Jack Mans, Plant Operations Editor
A new case packer at Super-Pufft Snacks, Mississauga, ON, is having a noteworthy impact on its bagging operation. Super-Pufft Snacks, which has a 160,000-sq-ft state-of-the-art plant outside of Toronto, produces a variety of snacks under both its own name and store brands for many of North America's largest companies, including Wal-Mart, Aldi and Sobeys.
"Super-Pufft is a private-label manufacturer, so it is necessary to keep up with production and order demand from various customers. We needed flexibility to pack various products of different sizes and in different patterns."
Picking project players
After investigating possible systems, Super-Pufft installed a Model VPP robotic vertical case packer from BluePrint Automation that incorporates BluePrint's High-Flow Pick Head. The system runs a range of bag sizes at speeds up to 120 bags/min.
Super-Pufft worked initially with flexi-PACK Machinery Solutions Inc., BluePrint's exclusive sales agent in Ontario, to determine how its needs could be met. Flexi-PACK determined the exact specifications of the project and has been an intermediary between Super-Pufft and BluePrint since the project's inception.
Al-Ali says, "BluePrint is a leader in the snack food industry, and we needed a system that was going to be successful for us to gain the labor savings we required. BluePrint had numerous machines at other snack food manufacturers with great success."
Packer also checks bags for leaks
Bags of snacks are produced on a vertical form/fill/seal machine and are conveyed to the case packer. As they travel up the packer's infeed conveyor, they pass through BluePrint's Seal Check system, which identifies leaky bags by applying top pressure on the bag. The system uses a laser to measure the displacement of the compression device, which coordinates with the thickness of the bag as it travels through the device.
It compares that thickness of the compressed bag against a minimum value and looks for a deviation between thickness readings at two points, indicting a leak.
As long as there is sufficient air in the bag to be measured, Seal Check will detect leaks ranging in size from minute holes that hand packers may not notice up to gross leakers that are easy to spot. Bags with leaks are rejected from the conveyor before they enter the case packer.
In the pickup zone, BluePrint's robotic High-Flow Pick Head picks up the bags on the conveyor and places them horizontally in an intermediate cassette. When the bags have been removed from the conveyor, it travels over a head pulley and returns back to a position behind the conveyor being loaded, and the procedure is repeated. The Smart Trak typically does not transport a full caseload of bags on a single conveyor, so it will go through several iterations to fill a case.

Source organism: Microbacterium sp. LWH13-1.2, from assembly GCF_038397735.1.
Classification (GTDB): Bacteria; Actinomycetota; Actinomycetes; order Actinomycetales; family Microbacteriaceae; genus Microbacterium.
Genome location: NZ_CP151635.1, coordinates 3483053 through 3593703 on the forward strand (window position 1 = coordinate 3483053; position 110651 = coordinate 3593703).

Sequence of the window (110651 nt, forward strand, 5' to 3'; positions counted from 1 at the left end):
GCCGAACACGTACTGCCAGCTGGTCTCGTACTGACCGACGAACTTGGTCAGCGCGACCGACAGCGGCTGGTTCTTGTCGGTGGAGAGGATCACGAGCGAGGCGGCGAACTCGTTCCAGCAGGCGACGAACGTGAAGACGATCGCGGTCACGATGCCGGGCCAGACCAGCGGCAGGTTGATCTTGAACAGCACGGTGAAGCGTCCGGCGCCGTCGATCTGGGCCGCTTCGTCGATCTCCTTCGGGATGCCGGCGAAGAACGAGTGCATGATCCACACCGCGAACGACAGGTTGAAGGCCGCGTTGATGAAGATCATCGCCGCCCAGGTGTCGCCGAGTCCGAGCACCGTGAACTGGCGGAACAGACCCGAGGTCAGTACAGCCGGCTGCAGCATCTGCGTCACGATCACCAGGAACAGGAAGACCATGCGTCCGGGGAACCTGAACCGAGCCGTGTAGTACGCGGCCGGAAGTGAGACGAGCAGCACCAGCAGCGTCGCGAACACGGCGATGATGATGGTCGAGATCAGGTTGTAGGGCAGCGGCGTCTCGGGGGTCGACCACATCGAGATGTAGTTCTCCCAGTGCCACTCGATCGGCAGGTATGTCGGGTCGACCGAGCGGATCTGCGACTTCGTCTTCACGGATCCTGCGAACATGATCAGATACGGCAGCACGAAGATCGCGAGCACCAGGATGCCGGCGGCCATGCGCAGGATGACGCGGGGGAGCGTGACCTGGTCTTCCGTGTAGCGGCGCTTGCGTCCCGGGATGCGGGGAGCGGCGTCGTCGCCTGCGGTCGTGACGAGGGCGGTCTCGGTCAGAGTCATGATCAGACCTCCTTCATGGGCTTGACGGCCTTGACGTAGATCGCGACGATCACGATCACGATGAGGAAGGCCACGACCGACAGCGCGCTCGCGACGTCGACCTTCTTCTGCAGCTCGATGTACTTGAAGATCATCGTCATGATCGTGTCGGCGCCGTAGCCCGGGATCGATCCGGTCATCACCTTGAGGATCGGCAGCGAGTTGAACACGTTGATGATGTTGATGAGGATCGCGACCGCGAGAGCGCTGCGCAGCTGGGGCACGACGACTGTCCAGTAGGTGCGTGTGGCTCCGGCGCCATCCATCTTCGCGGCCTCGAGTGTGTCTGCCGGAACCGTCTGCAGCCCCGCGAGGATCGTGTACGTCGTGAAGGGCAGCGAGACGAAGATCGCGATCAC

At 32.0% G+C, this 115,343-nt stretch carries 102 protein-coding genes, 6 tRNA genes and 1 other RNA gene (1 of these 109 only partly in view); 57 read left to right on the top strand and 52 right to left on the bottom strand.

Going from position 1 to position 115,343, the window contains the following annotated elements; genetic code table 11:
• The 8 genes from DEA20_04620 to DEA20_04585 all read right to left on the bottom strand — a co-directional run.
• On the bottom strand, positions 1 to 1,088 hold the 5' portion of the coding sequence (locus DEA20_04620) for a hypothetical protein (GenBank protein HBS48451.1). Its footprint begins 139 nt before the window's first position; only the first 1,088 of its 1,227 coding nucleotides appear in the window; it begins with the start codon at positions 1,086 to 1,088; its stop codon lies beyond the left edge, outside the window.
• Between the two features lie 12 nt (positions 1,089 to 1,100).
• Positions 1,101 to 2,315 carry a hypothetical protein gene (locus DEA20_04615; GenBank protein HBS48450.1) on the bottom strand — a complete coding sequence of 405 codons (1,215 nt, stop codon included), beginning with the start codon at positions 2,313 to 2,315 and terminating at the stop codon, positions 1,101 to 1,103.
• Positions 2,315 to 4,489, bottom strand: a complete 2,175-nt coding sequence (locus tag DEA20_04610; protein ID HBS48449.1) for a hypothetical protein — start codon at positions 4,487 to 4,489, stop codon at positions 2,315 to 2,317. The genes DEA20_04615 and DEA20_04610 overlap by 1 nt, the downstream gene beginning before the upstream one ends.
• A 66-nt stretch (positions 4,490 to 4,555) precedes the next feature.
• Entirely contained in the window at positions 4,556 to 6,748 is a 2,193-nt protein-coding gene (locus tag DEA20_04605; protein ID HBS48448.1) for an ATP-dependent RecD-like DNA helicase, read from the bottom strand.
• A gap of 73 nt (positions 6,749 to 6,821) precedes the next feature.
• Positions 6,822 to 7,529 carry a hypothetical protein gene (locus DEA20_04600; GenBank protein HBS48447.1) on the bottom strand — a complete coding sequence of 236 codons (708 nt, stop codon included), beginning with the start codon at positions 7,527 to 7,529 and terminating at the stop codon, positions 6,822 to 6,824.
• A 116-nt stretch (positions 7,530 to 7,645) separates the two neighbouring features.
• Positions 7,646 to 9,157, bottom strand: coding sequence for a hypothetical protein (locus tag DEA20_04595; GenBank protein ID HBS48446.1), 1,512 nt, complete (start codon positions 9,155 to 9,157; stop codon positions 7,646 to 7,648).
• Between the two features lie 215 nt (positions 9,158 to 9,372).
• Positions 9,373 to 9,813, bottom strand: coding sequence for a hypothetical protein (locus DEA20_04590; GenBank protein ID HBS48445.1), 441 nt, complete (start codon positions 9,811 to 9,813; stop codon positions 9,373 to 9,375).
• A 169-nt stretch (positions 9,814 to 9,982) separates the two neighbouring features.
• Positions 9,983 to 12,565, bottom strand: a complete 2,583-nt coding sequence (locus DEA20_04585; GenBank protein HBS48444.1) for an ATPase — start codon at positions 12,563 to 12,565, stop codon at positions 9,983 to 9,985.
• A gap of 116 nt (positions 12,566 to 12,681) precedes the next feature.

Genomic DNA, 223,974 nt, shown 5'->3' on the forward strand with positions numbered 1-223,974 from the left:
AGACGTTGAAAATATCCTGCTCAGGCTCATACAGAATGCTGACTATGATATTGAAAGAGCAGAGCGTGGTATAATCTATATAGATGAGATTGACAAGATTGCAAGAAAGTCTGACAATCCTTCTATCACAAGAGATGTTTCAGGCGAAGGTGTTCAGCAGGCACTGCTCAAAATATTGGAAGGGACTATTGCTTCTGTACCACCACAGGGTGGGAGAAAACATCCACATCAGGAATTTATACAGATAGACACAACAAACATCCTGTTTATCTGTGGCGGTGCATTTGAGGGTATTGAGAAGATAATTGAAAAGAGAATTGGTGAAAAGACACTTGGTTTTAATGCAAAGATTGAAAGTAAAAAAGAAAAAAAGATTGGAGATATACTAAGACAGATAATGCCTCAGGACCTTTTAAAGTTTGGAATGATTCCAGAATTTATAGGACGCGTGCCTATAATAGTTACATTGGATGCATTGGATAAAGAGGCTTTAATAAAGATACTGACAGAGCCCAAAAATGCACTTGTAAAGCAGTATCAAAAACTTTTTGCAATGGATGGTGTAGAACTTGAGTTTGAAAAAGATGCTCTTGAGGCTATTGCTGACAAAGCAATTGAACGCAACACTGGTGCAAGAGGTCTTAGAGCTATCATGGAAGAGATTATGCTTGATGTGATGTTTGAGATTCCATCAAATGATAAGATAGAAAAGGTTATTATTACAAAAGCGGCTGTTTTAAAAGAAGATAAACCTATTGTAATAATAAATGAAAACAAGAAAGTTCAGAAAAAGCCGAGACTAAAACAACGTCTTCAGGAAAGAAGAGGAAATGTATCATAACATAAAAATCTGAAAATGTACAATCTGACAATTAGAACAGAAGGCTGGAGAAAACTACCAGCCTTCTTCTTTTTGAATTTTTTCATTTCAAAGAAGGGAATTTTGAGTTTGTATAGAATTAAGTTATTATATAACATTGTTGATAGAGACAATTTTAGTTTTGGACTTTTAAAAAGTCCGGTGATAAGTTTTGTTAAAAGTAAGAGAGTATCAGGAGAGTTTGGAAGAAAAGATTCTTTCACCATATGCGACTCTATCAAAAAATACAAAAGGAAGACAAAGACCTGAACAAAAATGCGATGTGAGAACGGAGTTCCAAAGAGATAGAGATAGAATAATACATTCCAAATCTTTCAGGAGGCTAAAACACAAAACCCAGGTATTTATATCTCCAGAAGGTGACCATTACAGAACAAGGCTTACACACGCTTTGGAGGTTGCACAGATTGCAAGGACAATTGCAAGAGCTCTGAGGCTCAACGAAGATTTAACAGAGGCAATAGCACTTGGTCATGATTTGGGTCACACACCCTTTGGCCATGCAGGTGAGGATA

The High-Flow Head is designed to use a single vacuum source to pick up all of the bags on the conveyor as opposed to individual vacuum cups. The unique head design enables it to handle different bag counts without requiring change parts.
In addition, it can handle varying pick counts. Thus, if a customer needed 11 bags in a case, it would pick up four bags and place them in the cassette, pick up four more bags and place them in the cassette and then pick up three bags to complete the 11 count. Even though the fourth bag is not present, the head still has enough power to pick up the three count.
An interesting feature of the High-Flow Pick Head is that the one vacuum head handles all sizes of bags that Super-Pufft runs, so no additional heads are required. This results in savings on change part and greatly reduces changeover time. This is significant for Super-Pufft, because it runs more than 100 SKUS and up to 10 different bag sizes and case-pack patterns on the line.
Al-Ali says, "This can be a considerable savings, because it is not unheard of for a set of change parts to cost as much as $20,000. More important than the up-front capital expenditure, though, is the lifetime savings associated with preventative maintenance, downtime due to component failure and lost time from more complicated changeovers.
Bags are then loaded into corrugated cases that have been erected on a separate machine. Each case is conveyed to the loading zone, where it is tipped on its side against the filled cassette so the open top is aligned for loading. All four top flaps are straight up at this point.
A ram pushes the entire matrix of product into the awaiting tipped case. The case is then tipped back down, and the full case is ejected from the load zone. The bags are aligned vertically in the case.
It then enters the BluePrint Top Flap Fold Closer, which eliminates the need for tape or adhesive. The closing operation, which uses a series of pneumatic operations, essentially mimics the way a person would close the flaps. The front major flap is folded over the top, followed by the end flaps. Both of the end flaps have cutouts on the edges facing the back major flap, which is folded and tucked into these cutouts so the end flaps hold it in place.
These cases are intended to be opened and closed in the store, so there is a second fold running longitudinally on the back major flap to facilitate retucking it at the store.
The cases then discharge from the case packer and are transported to the palletizing operation.
BluePrint Automation, 804-520-5400. www.blueprintautomation.com
flexi-PACK Machinery Solutions Inc., 416-577-0722.